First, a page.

Coach Molefi Ntseki must have, now more than ever, realised the huge responsibility on his shoulders to lead Bafana Bafana as each and every move he makes is put under a microscope.
If the reaction to his recent squad announcement is anything to go by, you will understand where I am coming from. Bafana will face Ghana and Sudan in back-to-back Africa Cup of Nations qualifiers later this month and, as usual, his team selection didn’t escape criticism and scrutiny from the general public. As football supporters, I don’t think we give coaches enough respect and freedom for their job and this is not coming from a bad place at all. I know we all mean well because we are so passionate about this Beautiful Game. We love this game and we understand that football is a game of emotions. We all invest a lot of emotions into it and it is even more so when it comes to the national team. Everyone who supports the national team has club affiliation. In an ideal world, everyone would love to see their favourite players representing the country and nothing beats watching your team players dominating your national team.
There are players we all want to see in the national team, regardless of their form, but what I would like for us to think about is the difference between coaching at national team level versus club level. Coach Ntseki has received a lot of backlash for, among others, including Itumeleng Khune in his latest squad despite his well-documented club football struggles. I’m not, in any way, suggesting that everyone who is against this move is wrong but merely trying to bring another side to the argument. Coach Ntseki left a couple of players out of his squad, players that many would have expected to see in the team based on their current club form. The fact that only Craig Martin made the cut from Cape Town City is one of the talking points, considering how dominant coach Jan Olde Riekerink’s midfielders have been in the league so far. It comes as no surprise that a lot of people expected to see the likes of Thabo Nodada, Mduduzi Mdantsane, Surprise Ralani and Thato Mokeke being recognised for their outstanding performances, but that didn’t happen.
All these arguments are valid, but let’s put ourselves in coach Ntseki’s shoes for once. The man is playing two crucial qualifiers, not international friendlies. There’s a lot at stake and club form doesn’t count much at this stage. In fact, it is experience that will see you through and qualifiers are not a platform to experiment. We can’t not go to the next Afcon, so the coach has to select a team that he trusts and believes will get the job done. Now is a case of horses for courses. Khune’s mere presence makes a difference. The coach is looking for players who will make an immediate impact in the team, on or off the field, and he doesn’t have time to hold hands of new players. Going into these two games, even the senior players will not have time to guide new faces because they are under tremendous pressure to ensure that we win both games. As a head coach, Ntseki has a responsibility to protect the players and that means he can’t make everyone happy. If he brings in more than enough new faces and they crumble, he will have to pick up the pieces and that could easily destroy the player’s confidence. I’m pretty sure that coach Ntseki has been keeping an eye on a number of players who are doing well and has made them aware of it either directly or through their coaches, so that they know they are on his radar. Should we win the next two games, that would ease the pressure and that’s when the coach can have the luxury of calling up new and deserving players into the team. For now, let’s give the man and his charges all the support they need and understand that being on form at club level doesn’t necessarily mean you’re ready for the national team. Recruiting players can’t be done at the expense of results.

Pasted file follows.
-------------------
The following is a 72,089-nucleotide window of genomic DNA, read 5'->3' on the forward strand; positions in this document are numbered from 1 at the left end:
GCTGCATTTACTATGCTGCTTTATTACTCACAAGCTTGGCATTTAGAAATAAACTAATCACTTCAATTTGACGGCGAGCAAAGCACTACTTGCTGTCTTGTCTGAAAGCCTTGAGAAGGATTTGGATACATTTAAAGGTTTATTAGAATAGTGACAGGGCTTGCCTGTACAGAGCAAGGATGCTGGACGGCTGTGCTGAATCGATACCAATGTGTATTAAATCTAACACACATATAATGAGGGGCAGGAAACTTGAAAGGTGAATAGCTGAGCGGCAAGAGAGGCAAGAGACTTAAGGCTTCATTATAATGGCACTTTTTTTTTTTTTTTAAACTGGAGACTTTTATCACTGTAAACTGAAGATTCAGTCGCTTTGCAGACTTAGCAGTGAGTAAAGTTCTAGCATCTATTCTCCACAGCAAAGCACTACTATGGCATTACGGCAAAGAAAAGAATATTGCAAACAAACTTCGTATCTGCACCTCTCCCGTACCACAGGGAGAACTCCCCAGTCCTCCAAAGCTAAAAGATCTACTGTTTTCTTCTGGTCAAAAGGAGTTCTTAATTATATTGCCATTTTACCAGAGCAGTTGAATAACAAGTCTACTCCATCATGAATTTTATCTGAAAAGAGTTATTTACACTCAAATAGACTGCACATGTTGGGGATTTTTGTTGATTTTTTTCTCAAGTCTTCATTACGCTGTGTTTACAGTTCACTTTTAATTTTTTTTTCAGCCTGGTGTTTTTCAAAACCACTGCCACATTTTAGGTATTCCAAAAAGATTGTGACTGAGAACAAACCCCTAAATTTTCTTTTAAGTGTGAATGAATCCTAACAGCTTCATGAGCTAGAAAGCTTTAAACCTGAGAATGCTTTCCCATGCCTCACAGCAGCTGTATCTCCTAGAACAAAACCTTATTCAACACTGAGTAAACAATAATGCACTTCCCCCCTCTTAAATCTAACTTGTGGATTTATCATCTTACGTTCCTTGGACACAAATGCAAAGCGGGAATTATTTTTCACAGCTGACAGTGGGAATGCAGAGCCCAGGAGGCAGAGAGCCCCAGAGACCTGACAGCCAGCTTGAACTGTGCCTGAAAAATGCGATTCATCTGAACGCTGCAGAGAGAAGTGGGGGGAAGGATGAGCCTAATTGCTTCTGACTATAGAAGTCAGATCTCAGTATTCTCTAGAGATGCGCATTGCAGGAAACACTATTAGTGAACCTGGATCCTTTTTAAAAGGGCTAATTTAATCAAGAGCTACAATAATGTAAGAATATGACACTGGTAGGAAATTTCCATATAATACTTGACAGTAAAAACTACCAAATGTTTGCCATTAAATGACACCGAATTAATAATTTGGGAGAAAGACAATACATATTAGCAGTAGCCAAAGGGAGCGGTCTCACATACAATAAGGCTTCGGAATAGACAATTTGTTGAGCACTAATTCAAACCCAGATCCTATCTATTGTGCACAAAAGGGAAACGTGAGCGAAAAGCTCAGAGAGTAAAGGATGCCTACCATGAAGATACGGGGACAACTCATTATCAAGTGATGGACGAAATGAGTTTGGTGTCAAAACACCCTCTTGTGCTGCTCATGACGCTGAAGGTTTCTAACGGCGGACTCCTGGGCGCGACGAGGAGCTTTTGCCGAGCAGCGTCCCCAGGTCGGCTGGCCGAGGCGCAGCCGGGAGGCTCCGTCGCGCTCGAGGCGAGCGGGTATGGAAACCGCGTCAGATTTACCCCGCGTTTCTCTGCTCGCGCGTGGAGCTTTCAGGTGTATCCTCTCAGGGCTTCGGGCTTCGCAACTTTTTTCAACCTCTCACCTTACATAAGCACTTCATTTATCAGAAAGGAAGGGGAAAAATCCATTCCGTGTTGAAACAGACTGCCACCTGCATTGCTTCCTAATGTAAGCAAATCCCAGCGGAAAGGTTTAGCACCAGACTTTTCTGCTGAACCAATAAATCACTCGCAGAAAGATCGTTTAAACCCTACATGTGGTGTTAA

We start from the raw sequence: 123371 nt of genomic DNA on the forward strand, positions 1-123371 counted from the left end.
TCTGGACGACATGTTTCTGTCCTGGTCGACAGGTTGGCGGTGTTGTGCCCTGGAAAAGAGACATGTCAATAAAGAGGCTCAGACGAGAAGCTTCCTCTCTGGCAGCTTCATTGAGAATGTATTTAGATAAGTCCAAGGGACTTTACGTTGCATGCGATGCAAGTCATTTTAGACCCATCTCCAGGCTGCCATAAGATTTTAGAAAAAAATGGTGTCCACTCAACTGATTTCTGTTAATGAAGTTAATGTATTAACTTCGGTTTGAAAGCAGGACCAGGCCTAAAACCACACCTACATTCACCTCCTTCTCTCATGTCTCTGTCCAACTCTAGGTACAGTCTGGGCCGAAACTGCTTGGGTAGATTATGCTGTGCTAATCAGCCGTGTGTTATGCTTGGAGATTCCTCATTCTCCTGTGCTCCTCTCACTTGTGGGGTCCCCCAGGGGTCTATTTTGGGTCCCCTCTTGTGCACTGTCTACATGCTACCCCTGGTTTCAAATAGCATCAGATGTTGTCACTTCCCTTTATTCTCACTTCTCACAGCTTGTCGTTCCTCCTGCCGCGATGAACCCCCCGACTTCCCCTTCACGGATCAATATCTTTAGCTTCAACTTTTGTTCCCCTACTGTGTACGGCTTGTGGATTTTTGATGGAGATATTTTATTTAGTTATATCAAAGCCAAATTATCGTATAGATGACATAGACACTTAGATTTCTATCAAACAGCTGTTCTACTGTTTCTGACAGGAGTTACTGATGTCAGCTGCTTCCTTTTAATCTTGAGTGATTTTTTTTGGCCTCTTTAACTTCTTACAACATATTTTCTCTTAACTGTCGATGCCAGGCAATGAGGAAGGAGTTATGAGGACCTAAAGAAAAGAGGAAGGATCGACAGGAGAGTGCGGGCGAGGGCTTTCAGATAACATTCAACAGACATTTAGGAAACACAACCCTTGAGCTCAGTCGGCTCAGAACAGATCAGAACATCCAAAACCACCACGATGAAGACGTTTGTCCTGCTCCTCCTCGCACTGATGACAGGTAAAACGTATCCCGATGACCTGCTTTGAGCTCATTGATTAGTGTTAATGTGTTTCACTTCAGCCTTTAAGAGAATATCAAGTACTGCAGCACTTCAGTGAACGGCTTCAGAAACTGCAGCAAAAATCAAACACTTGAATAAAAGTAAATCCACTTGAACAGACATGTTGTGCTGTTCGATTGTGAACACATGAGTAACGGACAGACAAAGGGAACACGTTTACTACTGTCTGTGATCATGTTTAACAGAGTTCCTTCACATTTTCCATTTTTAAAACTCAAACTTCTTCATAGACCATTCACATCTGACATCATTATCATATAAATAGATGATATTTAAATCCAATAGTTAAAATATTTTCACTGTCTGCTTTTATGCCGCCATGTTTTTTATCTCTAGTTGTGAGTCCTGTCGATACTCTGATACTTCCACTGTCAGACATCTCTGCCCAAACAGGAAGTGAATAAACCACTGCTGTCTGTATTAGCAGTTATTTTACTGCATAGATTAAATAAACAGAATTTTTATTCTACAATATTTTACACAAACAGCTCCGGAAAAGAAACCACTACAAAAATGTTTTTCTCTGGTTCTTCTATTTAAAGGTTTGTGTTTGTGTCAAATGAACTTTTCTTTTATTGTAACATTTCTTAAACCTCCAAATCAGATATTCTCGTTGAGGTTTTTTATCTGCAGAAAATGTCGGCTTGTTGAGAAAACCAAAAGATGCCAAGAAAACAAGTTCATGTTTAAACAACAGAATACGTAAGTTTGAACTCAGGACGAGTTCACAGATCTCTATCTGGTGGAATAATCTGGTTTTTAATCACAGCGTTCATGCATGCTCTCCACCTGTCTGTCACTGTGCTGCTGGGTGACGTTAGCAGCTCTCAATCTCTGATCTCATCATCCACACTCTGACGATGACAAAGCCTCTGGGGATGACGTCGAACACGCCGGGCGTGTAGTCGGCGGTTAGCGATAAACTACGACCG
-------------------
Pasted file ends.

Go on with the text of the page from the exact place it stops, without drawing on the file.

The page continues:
There are countless examples of players who were household names who were on top of their game at club level, only to be completely different at national team level. That’s because the two levels are different and, as much as it is important to freshen up the team, it is very important to note that you don’t change too much too soon. There’s a reason coach Clive Barker remains the most successful Bafana coach to this day, a quarter of a century since he last coached the national team. There’s also a reason why his starting line-up and team selection were so predictable. There’s a reason so many good players didn’t make his team. If he was out to please everyone, he wouldn’t have tasted the success that he enjoyed with Bafana. There were squad members who would never start regardless of how well they were doing at club level and that’s because the coach knew the importance of consistency and not meddling with his team. His team selection was so predictable that we all knew what to expect and there were hardly any surprises, yet he still managed to introduce new faces from time to time, only when it was right to do so. That’s the kind of situation coach Ntseki would surely like to see himself in. So, as much as we all have a right to criticise and air our views, let’s please do so constructively and fairly. I hope this will make us think and help us to let coach Ntseki be!